Neville Longmore, Huile sur aluminium scanné et retravaillé digitalement

Le site de Neville Longmore

Artist’s  Statement (from Neville Longmore website)

Aesthetically my work resembles twentieth century abstract painting but I have never consciously tried to emulate a particular painter or movement. I just find early modernist European painting and later abstract work from the New York School still fresh and inspiring. I think it is important that my art has what Kandinsky described as "inner necessity" allowing self expression and discovery.

I work with pastels, pencils oils acrylics and watercolours.  After I have finished a work, I would often scan it or photograph it to see if I can take it further in the digital medium. Often  I would start with older work  that I am more emotionally     detached from because I am trying to transform the image into something new. The process of digital transformation is a process of discovery and one of the most difficult things is not getting too excited about the choices. Changes can feel controlled or unexpected and you are constantly having to make judgements about the way the work is progressing.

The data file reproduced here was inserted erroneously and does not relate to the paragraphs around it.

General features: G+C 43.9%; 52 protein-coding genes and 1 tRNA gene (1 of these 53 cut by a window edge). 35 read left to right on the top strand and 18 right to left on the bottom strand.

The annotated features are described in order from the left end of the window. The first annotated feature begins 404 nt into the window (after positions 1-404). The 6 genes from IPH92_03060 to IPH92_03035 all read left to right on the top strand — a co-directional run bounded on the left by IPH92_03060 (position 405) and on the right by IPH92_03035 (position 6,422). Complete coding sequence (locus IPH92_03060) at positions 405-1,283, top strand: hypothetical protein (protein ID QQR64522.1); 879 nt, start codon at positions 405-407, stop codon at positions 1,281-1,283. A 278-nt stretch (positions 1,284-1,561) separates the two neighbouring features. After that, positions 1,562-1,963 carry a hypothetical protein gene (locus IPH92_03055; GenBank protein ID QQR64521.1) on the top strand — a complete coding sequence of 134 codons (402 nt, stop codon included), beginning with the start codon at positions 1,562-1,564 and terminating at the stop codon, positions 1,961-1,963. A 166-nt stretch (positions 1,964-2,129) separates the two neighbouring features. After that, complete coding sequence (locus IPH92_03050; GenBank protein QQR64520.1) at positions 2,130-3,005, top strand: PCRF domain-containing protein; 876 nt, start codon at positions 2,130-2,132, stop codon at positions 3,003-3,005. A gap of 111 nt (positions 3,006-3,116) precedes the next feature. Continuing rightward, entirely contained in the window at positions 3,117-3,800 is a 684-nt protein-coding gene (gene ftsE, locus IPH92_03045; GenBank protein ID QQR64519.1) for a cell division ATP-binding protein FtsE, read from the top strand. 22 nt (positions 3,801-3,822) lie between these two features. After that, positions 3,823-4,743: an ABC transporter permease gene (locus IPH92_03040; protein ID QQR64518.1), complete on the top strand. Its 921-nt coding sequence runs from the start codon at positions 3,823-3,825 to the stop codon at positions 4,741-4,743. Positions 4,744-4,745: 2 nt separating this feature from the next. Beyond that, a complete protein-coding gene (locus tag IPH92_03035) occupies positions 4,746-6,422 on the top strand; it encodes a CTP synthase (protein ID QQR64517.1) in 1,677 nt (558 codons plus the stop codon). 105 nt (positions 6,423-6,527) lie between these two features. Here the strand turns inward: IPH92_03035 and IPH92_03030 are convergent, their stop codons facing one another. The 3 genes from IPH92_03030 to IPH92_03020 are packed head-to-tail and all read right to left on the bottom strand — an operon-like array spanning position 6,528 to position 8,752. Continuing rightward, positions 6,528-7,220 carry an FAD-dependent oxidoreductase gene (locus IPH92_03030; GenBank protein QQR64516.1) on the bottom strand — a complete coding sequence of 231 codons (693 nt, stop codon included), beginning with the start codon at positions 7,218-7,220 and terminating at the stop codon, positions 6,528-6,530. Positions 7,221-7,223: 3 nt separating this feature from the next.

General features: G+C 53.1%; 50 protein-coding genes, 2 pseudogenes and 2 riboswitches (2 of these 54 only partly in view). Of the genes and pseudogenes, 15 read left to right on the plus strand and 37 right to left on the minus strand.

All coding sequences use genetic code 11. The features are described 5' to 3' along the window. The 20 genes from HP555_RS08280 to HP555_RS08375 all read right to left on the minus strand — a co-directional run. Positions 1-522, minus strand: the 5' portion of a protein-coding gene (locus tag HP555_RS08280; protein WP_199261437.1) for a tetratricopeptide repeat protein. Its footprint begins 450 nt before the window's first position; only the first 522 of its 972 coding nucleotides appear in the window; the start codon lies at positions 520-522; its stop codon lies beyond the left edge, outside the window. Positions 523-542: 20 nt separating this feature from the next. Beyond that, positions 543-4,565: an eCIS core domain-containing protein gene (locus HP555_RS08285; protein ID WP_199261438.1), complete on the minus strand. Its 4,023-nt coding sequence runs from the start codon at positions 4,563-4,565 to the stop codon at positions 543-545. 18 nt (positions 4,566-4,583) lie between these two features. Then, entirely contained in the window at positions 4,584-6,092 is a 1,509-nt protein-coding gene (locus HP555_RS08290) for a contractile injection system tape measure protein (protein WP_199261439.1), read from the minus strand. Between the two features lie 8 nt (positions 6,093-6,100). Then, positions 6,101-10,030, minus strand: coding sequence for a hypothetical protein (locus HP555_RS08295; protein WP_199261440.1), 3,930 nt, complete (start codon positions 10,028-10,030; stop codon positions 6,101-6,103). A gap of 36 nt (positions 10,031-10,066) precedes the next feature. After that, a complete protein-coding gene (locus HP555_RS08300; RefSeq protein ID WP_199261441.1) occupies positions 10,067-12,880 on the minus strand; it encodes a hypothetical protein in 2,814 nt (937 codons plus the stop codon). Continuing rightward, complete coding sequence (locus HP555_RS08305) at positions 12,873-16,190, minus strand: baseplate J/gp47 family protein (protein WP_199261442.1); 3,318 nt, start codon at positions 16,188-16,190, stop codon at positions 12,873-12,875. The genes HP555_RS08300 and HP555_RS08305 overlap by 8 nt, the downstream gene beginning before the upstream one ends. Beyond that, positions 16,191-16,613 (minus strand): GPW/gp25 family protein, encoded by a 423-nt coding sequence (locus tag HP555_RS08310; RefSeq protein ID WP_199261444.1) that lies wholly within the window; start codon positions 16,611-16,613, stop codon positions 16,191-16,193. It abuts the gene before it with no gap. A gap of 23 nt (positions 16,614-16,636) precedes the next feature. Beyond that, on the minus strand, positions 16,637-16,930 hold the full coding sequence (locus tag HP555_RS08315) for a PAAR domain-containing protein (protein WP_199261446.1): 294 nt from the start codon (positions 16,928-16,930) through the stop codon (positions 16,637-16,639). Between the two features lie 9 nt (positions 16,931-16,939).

The more you use the software the more automatic the operations become and the more it starts to feel like using a pencil or other tool. Often a struggle or play between your artistic will and the automatic nature of the machine evolves, and I feel this helps to retain the immediacy of the work.

One problem with working digitally is criticism about the ease of transformation compared to traditional media. I take that on board in that I push the machine to the limit in the same way I would try to push paint. I admire the work digital artists have done in 3 dimensional programming but I feel I am still trying to compete with artists of  the last century e.g.  Gorky, Miro, Klee, Kandinsky, they really had it.

Neville Longmore